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10% = majority?

According to a study by scientists at Rensselaer Polytechnic Institute, once 10% of a population shares a common belief, that belief will be held by the majority of the population. The study’s model of how beliefs spread through a population showed an exponential increase of the rate of growth at 10%. “Specifically, we show that […]

Linguistic Change in Online Communities

My article (No Country for Old Members: User Lifecycle and Linguistic Change in Online Communities, Danescu-Niculescu-Mizil et al, 2013) talks about the connection between user behavior at the individual level and at the community level, how local changes in an individual’s language affect and respond to linguistic trends of a whole social network. The researchers looked […]

Game Theory in this Election Season

The American election is the perfect game. There are players, strategies and payoffs. However, this game affects not only the players but the lives of 300 million people. In less than one month, these people will flock to the polls choosing a candidate to become their leader. These decisions have the potential to change millions […]

Are You Smarter Than Other New York Times Readers?

Because unfortunately I’m not. The New York Times interactive article linked in this post allows the reader to pick a number that they think will be “two-thirds of the average of all numbers.” For instance, if everyone were to pick the value 50, you would win by picking 33. However, keep in mind that if […]

The Enemy of Your Enemy

We all have heard the phrase “the enemy of my enemy is my friend” in one form or the other. It is a very simple and intuitive concept – two parties should work together against a common enemy – which is the basis of many modern international relations. The Arthashastra – an ancient manuscript dating […]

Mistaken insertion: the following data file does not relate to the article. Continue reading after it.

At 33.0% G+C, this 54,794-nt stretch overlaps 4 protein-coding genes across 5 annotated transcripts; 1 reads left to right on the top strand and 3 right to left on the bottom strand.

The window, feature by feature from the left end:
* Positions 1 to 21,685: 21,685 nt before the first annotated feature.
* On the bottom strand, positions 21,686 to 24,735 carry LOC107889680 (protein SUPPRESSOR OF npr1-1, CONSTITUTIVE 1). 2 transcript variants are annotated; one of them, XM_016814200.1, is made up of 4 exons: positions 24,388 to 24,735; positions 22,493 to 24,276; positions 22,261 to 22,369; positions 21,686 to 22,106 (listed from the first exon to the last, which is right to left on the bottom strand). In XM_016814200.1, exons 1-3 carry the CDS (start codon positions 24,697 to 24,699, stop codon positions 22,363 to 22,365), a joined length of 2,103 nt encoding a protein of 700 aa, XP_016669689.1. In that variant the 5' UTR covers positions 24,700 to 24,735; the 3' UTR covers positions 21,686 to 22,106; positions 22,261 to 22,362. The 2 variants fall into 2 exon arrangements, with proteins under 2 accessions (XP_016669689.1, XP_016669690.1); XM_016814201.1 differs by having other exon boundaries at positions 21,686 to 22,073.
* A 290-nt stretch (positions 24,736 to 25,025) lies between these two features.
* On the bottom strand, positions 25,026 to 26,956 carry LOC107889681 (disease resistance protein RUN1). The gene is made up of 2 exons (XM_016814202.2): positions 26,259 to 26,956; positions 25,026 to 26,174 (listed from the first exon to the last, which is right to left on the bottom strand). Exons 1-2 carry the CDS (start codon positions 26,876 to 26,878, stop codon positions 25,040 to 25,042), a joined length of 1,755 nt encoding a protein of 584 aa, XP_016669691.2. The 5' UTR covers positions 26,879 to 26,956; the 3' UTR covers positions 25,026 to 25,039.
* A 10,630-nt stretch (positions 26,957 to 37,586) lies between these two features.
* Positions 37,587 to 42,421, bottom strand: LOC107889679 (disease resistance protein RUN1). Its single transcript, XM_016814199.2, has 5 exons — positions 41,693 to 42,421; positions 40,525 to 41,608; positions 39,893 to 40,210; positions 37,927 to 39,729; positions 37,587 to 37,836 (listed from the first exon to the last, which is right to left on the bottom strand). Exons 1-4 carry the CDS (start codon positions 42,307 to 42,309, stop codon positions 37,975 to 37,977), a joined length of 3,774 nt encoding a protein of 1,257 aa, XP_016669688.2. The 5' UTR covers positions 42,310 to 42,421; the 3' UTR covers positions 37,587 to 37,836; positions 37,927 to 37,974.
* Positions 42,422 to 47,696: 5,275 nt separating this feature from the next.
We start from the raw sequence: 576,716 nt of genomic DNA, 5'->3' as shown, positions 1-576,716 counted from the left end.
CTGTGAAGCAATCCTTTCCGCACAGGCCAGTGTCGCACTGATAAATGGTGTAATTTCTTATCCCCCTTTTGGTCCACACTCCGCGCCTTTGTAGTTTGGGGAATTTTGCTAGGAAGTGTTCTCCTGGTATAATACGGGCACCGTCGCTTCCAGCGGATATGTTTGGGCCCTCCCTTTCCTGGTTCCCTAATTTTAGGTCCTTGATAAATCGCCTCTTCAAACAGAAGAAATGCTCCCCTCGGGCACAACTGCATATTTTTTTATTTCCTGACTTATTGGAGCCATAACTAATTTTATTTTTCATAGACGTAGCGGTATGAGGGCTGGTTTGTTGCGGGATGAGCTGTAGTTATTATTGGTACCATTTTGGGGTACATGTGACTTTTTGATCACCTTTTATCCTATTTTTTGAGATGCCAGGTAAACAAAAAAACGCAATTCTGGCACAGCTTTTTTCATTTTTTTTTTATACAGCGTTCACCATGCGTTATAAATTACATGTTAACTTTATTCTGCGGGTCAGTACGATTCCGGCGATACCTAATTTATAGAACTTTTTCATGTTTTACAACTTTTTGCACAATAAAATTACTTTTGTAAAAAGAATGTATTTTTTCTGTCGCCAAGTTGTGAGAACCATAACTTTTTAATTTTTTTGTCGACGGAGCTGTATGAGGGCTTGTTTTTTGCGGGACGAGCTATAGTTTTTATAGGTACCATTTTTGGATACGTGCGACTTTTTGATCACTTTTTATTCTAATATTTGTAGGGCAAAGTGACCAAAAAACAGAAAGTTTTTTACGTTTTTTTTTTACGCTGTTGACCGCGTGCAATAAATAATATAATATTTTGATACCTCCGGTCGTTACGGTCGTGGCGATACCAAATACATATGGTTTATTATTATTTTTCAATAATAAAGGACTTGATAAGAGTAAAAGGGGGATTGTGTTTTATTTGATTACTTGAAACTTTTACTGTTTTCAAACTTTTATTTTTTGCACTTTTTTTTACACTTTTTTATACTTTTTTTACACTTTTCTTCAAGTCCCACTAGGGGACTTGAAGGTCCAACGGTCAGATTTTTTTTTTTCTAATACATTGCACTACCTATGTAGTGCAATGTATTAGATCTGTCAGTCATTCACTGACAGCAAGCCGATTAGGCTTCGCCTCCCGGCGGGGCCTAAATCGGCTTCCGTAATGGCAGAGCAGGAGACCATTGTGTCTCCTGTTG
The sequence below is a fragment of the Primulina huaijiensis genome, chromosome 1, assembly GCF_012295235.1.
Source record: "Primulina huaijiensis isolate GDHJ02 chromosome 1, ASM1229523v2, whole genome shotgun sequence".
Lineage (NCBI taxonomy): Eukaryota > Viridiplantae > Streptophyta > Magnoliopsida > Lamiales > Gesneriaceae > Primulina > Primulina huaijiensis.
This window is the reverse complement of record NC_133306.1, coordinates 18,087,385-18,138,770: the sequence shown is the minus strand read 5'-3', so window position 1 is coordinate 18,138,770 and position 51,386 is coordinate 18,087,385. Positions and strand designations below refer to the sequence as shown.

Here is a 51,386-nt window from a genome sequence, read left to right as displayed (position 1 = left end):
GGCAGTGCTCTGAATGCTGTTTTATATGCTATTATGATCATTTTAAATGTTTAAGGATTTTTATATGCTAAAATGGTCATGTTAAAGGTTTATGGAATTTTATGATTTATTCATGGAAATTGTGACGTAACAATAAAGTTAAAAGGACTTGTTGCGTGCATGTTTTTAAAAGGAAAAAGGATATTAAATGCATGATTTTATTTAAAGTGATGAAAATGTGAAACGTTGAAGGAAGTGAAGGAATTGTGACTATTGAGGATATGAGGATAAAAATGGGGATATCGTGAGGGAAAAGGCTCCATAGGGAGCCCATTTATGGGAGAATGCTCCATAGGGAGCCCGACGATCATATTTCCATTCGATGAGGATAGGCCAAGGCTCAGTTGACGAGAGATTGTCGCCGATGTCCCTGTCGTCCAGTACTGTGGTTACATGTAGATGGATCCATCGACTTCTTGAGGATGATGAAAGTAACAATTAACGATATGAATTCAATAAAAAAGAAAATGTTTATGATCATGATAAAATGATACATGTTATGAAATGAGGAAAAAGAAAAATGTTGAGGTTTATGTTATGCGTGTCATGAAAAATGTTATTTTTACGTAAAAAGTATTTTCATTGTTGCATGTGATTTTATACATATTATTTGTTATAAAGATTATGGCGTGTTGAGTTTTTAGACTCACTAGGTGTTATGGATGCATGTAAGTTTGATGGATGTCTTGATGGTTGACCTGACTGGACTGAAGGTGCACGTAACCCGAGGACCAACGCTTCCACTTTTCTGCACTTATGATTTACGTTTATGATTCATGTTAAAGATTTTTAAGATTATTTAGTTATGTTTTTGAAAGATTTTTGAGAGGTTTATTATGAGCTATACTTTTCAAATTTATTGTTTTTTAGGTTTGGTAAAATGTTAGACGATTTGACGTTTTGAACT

42nd Street: Braess’s Paradox

I was interested in finding a resource on Braess’s paradox and came across a New York Times article called “What if They Closed 42nd Street and Nobody Noticed?” In the first lecture of Networks, we briefly mentioned 42nd street as an example of Braess’s paradox, before we had even read or learned about it. The backwards […]

Risks and Rewards of Celebrity Endorsements

Risks and Rewards of Celebrity Endorsements By Anita Elberse http://www.cnn.com/2009/OPINION/12/16/elberse.athlete.endorsements.tiger.woods/ In “Risks and rewards of celebrity endorsments,” Anita Elberse discusses why firms continue to invest in celebrity endorsers despite how easily media can tarnish their images. In one study, Elberse analyzed hundreds of athlete endorsements and found an average of 4% in sales 6 months […]

The Prisoner’s Dilemma in Oil Production

Game Theory lives in everyday life.  We have seen examples of it in international relations, the market, nature and now in oil production. A recent article published in Seeking Alpha, a crowd-sourced content service for financial markets, reveals how the prisoner’s dilemma has contributed to the low oil prices that has hurt the economies of […]

Game Theory Insights into Britain’s EU Drama

Richard Fairchild’s article, “Game Theory Offers Better Way Forward in Britain’s  EU Drama” provides valuable insights to use game theory to view the referendum on Britain’s EU membership. He introduced the idea of a “non-credible threat” that he says the British Prime Minister is making. Cameron asserted that “if the other leaders agreed to the […]

Game Theory of Parenting

The following article offers ways for parents to have an easier time controlling and nurturing their children using the basic principles of game theory.  Although none of these parenting tactics are guaranteed to work on children, they’re helpful suggestions that are meant to assist parents in getting their children to eat well and go to […]

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